The question in verse 35 gets at this same thing, but with regards to riches. Who has given to God that it should be repaid to him? We’ve already said God doesn’t need to take a loan out. But now consider this from the other direction. From our perspective. It’s not just that God doesn’t need to take a loan out. It’s also that we really don’t have any riches to offer God that would be of any sufficient value to him. Faced with his infinite riches, whatever we possess would be laughable for us to try to loan it to God. Any yet, of course, we do take offerings at church. But we ought not to think of those as us giving a loan to God, or even somehow that God would be impoverished without it. Rather, the right perspective is to realize that all our own wealth is actually God’s already. He’s entrusted us to steward it. And as part of that stewardship he calls us to cheerfully give offerings, and to help the poor, etc.
Brothers and sisters, our message today can be summarized in one sense with the opening words of verse 33. Oh the depths! Oh the depths of God’s riches, wisdom, and knowledge compared to ours! That’s the point we keep coming to. God possesses these things in a depth we do not and cannot and never will. It’s like what God says in Isaiah 55:9, “As the heavens are higher than the earth, so are My ways higher than your ways, And My thoughts than your thoughts.” And so this is not just Paul’s point. In fact, the questions listed in verses 34 and 35 are actually Old Testament quotes. The first comes from Isaiah 40:13 and the other from Job 41:11. Both bring out the same idea in context — that God is vastly above us. I especially like the context of Job 41. That’s the part of Job where God finally answers Job and his complaints against God. Though Job had essentially been asking so many questions about why God would let all these troubles fall upon him, God never really answers those questions. Instead, God essentially says that he is God, and Job is not. That Job is not in a place to scrutinize God’s ways. Job is not in a position to even fully grasp God’s ways.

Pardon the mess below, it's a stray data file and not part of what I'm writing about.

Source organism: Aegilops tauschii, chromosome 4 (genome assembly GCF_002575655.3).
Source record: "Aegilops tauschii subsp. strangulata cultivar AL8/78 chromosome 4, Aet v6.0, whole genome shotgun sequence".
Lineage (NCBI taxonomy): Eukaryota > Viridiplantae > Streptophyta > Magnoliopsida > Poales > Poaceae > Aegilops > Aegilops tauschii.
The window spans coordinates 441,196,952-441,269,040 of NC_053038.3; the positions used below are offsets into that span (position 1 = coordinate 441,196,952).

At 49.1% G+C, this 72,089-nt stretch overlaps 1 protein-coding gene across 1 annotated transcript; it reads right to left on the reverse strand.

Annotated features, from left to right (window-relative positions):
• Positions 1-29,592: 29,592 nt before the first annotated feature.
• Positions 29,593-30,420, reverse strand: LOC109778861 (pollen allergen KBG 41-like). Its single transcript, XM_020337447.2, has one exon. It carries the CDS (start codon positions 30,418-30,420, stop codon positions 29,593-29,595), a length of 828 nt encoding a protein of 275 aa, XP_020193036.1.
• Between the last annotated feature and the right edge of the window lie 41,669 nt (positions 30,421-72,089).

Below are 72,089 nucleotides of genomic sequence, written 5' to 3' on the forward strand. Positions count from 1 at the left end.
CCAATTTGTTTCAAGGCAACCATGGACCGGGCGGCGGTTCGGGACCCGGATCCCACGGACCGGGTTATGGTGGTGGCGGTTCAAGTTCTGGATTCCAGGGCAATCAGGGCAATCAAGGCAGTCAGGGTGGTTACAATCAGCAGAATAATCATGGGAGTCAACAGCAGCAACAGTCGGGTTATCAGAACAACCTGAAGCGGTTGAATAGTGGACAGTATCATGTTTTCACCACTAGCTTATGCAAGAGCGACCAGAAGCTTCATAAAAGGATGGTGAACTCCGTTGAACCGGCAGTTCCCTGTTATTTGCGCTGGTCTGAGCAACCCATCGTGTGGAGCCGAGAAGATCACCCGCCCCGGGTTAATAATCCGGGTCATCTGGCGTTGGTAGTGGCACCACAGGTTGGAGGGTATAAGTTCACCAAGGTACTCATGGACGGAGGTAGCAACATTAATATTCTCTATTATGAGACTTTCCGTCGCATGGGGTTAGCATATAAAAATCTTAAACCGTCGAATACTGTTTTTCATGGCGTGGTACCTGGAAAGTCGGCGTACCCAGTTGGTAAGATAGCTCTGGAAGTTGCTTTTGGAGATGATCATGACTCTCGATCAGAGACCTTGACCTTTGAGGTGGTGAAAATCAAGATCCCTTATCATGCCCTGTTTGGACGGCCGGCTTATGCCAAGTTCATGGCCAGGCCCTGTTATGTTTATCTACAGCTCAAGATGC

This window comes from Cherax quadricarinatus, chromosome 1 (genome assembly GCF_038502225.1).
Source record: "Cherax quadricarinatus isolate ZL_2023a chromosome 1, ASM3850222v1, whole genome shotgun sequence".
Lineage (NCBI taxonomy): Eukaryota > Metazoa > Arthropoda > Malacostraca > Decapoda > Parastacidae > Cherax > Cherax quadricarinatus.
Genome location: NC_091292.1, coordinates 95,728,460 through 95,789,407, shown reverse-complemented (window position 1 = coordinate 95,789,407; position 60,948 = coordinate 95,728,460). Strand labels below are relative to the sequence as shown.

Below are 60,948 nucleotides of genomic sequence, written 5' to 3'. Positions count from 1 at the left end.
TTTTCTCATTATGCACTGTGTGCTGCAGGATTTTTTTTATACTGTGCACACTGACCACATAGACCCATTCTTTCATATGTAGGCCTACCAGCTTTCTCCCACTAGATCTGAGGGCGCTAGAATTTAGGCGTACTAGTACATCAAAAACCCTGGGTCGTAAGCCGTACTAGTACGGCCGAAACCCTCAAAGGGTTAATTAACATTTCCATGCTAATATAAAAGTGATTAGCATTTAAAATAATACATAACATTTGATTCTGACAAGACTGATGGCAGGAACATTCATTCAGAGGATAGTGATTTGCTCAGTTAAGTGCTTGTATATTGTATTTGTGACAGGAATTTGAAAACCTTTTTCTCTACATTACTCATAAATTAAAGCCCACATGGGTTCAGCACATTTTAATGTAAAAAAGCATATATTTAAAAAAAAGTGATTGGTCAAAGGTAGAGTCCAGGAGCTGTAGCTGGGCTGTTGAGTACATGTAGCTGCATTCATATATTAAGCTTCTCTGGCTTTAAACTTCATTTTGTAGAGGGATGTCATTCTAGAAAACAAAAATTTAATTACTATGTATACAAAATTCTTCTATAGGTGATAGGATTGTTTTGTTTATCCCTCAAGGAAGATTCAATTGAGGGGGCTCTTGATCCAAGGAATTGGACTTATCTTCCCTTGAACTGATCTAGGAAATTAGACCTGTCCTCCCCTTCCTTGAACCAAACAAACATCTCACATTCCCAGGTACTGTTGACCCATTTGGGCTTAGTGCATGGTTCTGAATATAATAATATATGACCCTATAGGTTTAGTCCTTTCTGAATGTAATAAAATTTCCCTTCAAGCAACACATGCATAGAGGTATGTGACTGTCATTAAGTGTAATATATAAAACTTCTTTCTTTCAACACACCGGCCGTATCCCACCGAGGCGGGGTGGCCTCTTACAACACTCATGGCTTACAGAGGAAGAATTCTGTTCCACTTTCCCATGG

Now that might not have been the answer Job wanted, but when he heard out God he realized it was right. You see, this is a lesson we learn from this passage. It’s the lesson I hope we all get today. We are not God. God is God. We are not. There stands between us and God a great divide. An infinite distinction. We need to get this distinction right, this creator / creature distinction. If so, great humility will come. A wonderful trust and peace should come too. We will look to glorify God all the time when we get this right. This is the problem at the heart of so many false religions. I think of a lot of the eastern influences coming into the North Bay. At the heart of them is this sense that all of us posses a bit of divinity in us. That thinking is contrary to the Biblical revelation of God. We are not God. But there is a God. A glorious God whose wisdom and power is so grand; so amazing; so wonderful. And if you have trusted in his Son, Jesus Christ, then you can be sure that this God is your Heavenly Father. And he loves you. And has a wonderful plan for your life. A plan you might not always understand in detail. But one he assures us is for our good; not to mention for his glory.
And so let us praise God. Let us glorify him. Let’s look to capture some of the exuberance that Paul expresses here. What I find especially compelling here, is that this joyful doxology is put here after just a short while ago he expressed his sorrow. He had just expressed in chapter 9 the great sorrow and grief he had over all his unsaved Israelite kinsman. But he could still moments later issue this kind of doxology. Paul could glorify God in all circumstances. Even when he had such grief at the same time. Surely it was because he understand that God was God. That God was good. That God was in control. And that God would work things out in the right way. Let us trust God too, even in our sorrow. And in all things. For of him, and through him, and to him, are all things. The glory be to God, forever! And as Paul says, “Amen.” Amen means “truly” or “so be it.” Well, indeed then, “amen!”
Copyright © 2013 Rev. W. Reid Hankins, M.Div.